By Daniel Clarke, Staff Writer
Hand sanitizers infiltrated our society after studies begun showing hand sanitizers as more effective than hand washing back in 2002.
They picked up widespread use and even made their way to our own campus. Many hand sanitizers have antibacterial agents—this makes them better than soap and water at killing germs, and thus better for you—right?
When asked, many students on campus said that they use hand sanitizer to clean their hands. While many felt that soap and water may be more effective than hand sanitizer, few students were aware of any potential hazards of antibacterial agents.
The Centers for Disease Control and Prevention (CDC) suggests using alcohol-based hand sanitizers only when soap and clean running water is unavailable. It states very clearly that sanitizers are not as effective than washing with soap and water.
A number of studies support using soap and water over hand sanitizer, but many more suggest that antibacterial products, including antibacterial soaps, may be doing harm. In recent years, the U.S. Food and Drug Administration (FDA) has questioned the safety of active ingredients in such products.
On June 29, 2016, the FDA issued a “request for additional information to address data gaps for consumer hand sanitizers.”
The request came when an independent advisory committee of outside scientific and medical experts shared their thoughts on active ingredients of antibacterial products.
A glance at one of the dispensers on campus reveals the use of Metrex VioNexus Antiseptic Handwash; its active ingredients are 65.87% ethanol and 0.10% benzalkonium chloride.
On Sept. 2, 2016, the FDA issued a rule banning over-the-counter consumer antiseptic wash products containing certain active ingredients. This applied to 19 specific active ingredients, most notably, triclosan and triclocarban.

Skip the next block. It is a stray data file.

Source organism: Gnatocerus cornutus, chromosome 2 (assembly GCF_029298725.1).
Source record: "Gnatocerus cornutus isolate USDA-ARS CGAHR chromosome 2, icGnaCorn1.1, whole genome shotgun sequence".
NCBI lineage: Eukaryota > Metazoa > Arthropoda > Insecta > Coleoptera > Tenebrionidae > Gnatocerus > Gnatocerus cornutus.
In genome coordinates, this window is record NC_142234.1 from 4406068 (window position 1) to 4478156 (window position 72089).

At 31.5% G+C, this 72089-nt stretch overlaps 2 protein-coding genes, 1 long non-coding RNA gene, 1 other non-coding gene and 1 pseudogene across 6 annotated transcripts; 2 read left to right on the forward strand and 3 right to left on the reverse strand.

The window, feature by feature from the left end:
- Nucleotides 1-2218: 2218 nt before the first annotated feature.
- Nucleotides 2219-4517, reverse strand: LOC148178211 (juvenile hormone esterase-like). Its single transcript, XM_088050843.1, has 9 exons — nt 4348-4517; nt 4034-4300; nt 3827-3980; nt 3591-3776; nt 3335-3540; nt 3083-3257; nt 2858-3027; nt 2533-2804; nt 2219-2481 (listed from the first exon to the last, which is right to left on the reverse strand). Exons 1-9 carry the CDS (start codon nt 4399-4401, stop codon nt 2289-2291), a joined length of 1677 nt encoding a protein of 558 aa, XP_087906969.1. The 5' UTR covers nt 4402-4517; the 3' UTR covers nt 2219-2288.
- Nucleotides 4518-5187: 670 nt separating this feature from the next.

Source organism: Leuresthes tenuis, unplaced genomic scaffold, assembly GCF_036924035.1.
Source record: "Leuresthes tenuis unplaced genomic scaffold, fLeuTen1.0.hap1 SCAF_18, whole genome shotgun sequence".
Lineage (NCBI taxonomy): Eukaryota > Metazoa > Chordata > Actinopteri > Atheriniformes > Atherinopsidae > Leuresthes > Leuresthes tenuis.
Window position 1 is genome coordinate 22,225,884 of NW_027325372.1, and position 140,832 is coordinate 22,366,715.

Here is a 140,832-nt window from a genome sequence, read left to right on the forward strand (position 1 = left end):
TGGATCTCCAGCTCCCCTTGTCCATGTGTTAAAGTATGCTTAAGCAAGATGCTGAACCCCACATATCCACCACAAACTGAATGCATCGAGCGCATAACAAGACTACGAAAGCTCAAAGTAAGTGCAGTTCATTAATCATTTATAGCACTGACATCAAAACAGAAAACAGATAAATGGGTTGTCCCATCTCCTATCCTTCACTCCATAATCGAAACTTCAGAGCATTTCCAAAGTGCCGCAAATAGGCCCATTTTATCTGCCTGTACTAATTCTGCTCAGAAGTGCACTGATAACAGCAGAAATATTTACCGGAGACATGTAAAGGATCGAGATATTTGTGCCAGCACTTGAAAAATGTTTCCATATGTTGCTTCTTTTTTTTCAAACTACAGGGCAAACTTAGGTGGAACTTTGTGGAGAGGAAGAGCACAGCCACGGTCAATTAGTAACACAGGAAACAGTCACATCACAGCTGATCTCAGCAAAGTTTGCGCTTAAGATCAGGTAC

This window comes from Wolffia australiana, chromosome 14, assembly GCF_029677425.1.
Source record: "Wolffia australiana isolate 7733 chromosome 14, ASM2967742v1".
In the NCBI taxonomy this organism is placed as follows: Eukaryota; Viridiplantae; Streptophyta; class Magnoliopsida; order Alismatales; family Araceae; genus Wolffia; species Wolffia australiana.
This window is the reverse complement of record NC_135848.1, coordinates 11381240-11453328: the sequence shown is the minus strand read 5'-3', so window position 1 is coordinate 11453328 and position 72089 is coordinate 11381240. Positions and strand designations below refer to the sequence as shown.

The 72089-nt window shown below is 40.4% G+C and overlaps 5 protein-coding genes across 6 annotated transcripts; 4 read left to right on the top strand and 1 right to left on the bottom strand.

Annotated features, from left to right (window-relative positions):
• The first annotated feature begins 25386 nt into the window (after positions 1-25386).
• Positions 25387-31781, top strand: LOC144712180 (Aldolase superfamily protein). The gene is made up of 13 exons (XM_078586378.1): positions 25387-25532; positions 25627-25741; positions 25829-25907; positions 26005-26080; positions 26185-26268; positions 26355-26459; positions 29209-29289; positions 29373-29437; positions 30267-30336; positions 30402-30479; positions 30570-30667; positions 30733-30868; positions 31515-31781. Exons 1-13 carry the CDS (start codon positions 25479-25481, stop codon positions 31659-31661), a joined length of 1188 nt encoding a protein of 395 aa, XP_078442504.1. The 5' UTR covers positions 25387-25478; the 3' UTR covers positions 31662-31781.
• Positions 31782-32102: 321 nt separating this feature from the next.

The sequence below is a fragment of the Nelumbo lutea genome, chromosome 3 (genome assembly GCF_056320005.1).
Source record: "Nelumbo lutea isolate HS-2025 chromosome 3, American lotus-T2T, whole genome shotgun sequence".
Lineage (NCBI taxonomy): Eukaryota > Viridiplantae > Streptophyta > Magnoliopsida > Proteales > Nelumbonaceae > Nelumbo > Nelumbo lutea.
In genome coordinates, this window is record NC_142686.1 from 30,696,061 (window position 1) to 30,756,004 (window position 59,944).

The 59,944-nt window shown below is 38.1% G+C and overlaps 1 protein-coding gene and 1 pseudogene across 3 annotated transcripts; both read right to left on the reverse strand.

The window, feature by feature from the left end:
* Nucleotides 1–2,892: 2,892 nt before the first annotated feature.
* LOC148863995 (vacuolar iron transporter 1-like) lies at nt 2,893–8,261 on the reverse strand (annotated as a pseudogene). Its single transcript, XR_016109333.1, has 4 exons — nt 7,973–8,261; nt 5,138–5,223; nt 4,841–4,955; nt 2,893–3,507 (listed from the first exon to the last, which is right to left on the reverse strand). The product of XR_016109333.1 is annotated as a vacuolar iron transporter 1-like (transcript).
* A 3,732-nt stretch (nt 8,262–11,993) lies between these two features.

Decisions on other ingredients, including benzalkonium chloride, used in on campus hand sanitizers, benzethonium chloride, and chloroxylenol have been deferred by a year to allow industry to either phase out or present research supporting them.
One research paper published in 2007, titled “Consumer antibacterial soaps: effective or just risky,” demonstrated a potential risk of drug resistance and a lack of additional health benefit associated with consumer soaps.
The risk of drug resistance is a globally pervasive issue has been exacerbated by the ingredients banned by the FDA. The long-term use of anti-bacterial products across the globe are contributing to dangerously elevated levels of antibiotic resistance, according to The World Health Organization (WHO).
WHO reports on a number of antibiotics which are becoming significantly less effective against new strains of bacteria. In many countries, WHO reports, there are growing percentages of bacteria such as Staphylococcus aureus (e.g MRSA), E. coli, Enterobacter and K. pneumoniae that can no longer be cured by available antibiotics.
Bacteria will continue to adapt to our antibacterial products eventually becoming fully resistant. Highlighting the fact that no major new types of antibiotics have been developed in the last 30 years, WHO predicts that, without urgent action, we may be entering a post-antibiotic world where minor injuries can once again kill.
Dr. Alice Benzecry, a micro-biology professor at FDU, has been skeptical about antibacterial products for a long time. Benzecry explains that bacteria are very much a part of us and protect us from other dangerous microbes.
“The indiscriminate usage of antimicrobial products are not only killing the good bacteria and disrupting the symbiotic relationship we have with them, but also making us more vulnerable to infections by antimicrobial resistant ‘superbugs.’” Benzecry said.
Benzecry asserts that this disruption could have a slew of repercussions that may not be immediately obvious. “Being more susceptible to infections could in the long run disrupt our internal biome resulting in severe health issues including allergies and other more debilitating conditions,” Benzecry said.
The use of anti-bacterial products has been called into question and contributed to the increasing resilience of bacteria.
The FDU Community as a whole should try to limit use of these products. While no immediate personal safety concerns have been identified, the FDA is questioning that notion formed in the 1970s.